(Published in Issue 9 of my publication In Retrospect)
Premiered at the South by Southwest film festival last month, The Cabin In The Woods is an American horror directed and co-written by Drew Goddard with co-writer Joss Whedon. Following five friends – Dana (Kristen Connolly), Curt (Chris Hemsworth), Jules (Anna Hutchison), Marty (Fran Kranz), and Holden (Jesse Williams) – who go for a break to a remote cabin in the woods, where they soon realise that not everything isn’t quite right and together must discover the truth behind the cabin in the woods. Whilst my review will sound pretty similar to the many others you have probably already read, I will be criticising why these techniques do not work rather than shouting its praises – please don’t hate me.
As you probably already know – The Cabin In The Woods is not a typical horror film. The great thing about this film is that it de-constructs the typical horror movie clichés that we are used to and turns the genre on its head by mocking traditional conventions. So we know the story – a group of young friends each with their own well-worn archetypes go on a ‘break’ from university to find themselves the target of some haunting situation that means inevitable death for most if not all of them. Here, however, the group of friends are being observed by a mysterious conspiracy of international scientists, headed up by Sitterson (Richard Jenkins) and Hadley (Bradley Whitford), who are controlling the strange and creepy ongoings that the cabin-goers experience.
But is that a new concept? No, not really. Shark Night 3D did the same last year with a plot that followed a group of hillbillies that fed their sharks on the teens that visited their lake for summer break. So what’s different about The Cabin In The Woods? Well, Goddard’s film takes these typical genres and overly played-out films to mock them, and that’s what fans are loving. There’s no shouting “Don’t go down there, you’ll get eaten”, rather a “Yes, you keep heading towards your inevitable death because we all want to see you die.” Unfortunately, this mockery doesn’t come off remarkably well, as whilst it’s obvious that the intention is there, it’s not enough for you to join in on the laughter. Cabin In The Woods is far from a serious film, but it is not as ‘silly’ or ‘fun’ as I had hoped either.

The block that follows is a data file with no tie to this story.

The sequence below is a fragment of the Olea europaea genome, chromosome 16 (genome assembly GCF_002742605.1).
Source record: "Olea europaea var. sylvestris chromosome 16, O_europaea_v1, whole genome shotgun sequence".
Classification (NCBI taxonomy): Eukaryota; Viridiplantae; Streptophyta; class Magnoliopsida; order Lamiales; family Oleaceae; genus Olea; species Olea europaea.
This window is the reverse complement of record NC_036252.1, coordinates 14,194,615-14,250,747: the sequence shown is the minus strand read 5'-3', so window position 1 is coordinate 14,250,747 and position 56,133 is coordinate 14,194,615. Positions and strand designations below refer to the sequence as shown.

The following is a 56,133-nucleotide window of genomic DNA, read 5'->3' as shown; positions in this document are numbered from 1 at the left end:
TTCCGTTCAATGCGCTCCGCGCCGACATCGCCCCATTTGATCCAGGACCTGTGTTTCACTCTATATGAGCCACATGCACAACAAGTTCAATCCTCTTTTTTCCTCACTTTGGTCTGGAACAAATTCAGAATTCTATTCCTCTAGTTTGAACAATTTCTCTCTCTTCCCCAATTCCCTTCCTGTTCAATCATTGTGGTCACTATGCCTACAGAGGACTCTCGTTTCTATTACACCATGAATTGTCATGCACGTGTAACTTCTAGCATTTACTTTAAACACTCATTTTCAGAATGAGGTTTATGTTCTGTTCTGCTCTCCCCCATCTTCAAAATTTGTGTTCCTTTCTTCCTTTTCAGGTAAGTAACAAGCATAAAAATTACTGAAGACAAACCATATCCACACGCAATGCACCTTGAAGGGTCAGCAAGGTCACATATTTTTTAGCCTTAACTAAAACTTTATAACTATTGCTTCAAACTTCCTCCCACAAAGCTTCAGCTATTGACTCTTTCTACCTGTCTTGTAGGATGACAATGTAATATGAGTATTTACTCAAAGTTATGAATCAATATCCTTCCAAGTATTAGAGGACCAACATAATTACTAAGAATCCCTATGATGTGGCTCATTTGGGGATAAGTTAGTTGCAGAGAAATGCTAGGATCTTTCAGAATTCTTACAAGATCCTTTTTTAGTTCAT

Focusing on the American horror clichés that we usually hate about such films, The Cabin In The Woods has to heavily focus on these scenes to make the story make sense. Whilst it makes fit for a solid plot, it is these scenes that we have to watch for the most part of the film which at times is just plain boring. When these scenes then contrast with ones of the government men controlling them to give the film its unique twist, unfortunately, this didn’t quite work at first either. This was because the film made this second storyline obvious from the start, giving us more information on what these government men were doing from the off start so that by the time the teenagers got to the cabin we were already pretty aware of what was going on. It was only towards the end of the film that these contrasting stories managed to come together well enough for it to work without complaint (maybe only for me, but still).
One thing that can be applauded in The Cabin In The Woods is that the film had a cast of decent actors for a change who as well had a decent script to work with. As the directorial debut for the author of Cloverfield there was a lot of good aspects to the film, but for me, it just all failed to come together to make the brilliant film I heard so much about. The actors may of all performed solidly throughout, but it wasn’t a fun experience to be a part of this group. It was only Jenkins and Whitford watching over them that provided any form of entertainment, and whilst I can admit that I laughed more than a few times, that doesn’t mean that the film was funny overall. Not even including Chris Hermsworth – The Avenger’s Thor – was enough to persuade me otherwise.
Again, it was only towards the end of the film that I began to appreciate it – and for those that have seen the film, I mean from the scenes involving the elevators onwards (I can’t give away anymore without spoiling it!). These last twenty minutes are a great piece of cinema, and really reflected Goddard’s previous work with Whedon on both Buffy the Vampire Slayer and Angel as a writer.
The Cabin In The Woods a clever take on the horror genre and I did enjoy the plot, but it just wasn’t enough to make me want to see it again.